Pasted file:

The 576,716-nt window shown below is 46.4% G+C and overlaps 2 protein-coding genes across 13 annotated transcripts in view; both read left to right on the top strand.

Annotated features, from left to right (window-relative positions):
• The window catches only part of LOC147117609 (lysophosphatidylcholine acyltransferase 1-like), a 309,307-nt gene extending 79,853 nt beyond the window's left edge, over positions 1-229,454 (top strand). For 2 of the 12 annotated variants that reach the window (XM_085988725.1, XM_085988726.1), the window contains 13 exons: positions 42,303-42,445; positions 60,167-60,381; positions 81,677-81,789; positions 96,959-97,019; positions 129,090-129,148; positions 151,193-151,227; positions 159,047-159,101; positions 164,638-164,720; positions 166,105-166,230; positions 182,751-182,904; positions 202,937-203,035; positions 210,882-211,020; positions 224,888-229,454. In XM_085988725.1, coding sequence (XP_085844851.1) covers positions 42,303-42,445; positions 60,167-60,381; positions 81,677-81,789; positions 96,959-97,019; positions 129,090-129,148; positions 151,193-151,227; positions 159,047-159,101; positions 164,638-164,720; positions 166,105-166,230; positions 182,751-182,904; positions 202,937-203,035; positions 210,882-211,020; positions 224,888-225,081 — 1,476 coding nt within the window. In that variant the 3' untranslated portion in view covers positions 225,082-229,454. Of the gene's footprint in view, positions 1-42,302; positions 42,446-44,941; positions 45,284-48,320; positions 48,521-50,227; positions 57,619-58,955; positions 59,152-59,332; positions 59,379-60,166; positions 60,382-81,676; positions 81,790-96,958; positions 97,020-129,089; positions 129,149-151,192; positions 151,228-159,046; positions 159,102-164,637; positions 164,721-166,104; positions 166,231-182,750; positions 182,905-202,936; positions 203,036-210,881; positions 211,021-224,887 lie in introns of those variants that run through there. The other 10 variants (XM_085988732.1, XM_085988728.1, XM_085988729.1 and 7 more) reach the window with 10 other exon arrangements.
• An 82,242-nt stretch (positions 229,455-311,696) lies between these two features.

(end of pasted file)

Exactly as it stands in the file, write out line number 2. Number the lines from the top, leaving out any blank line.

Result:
Annotated features, from left to right (window-relative positions):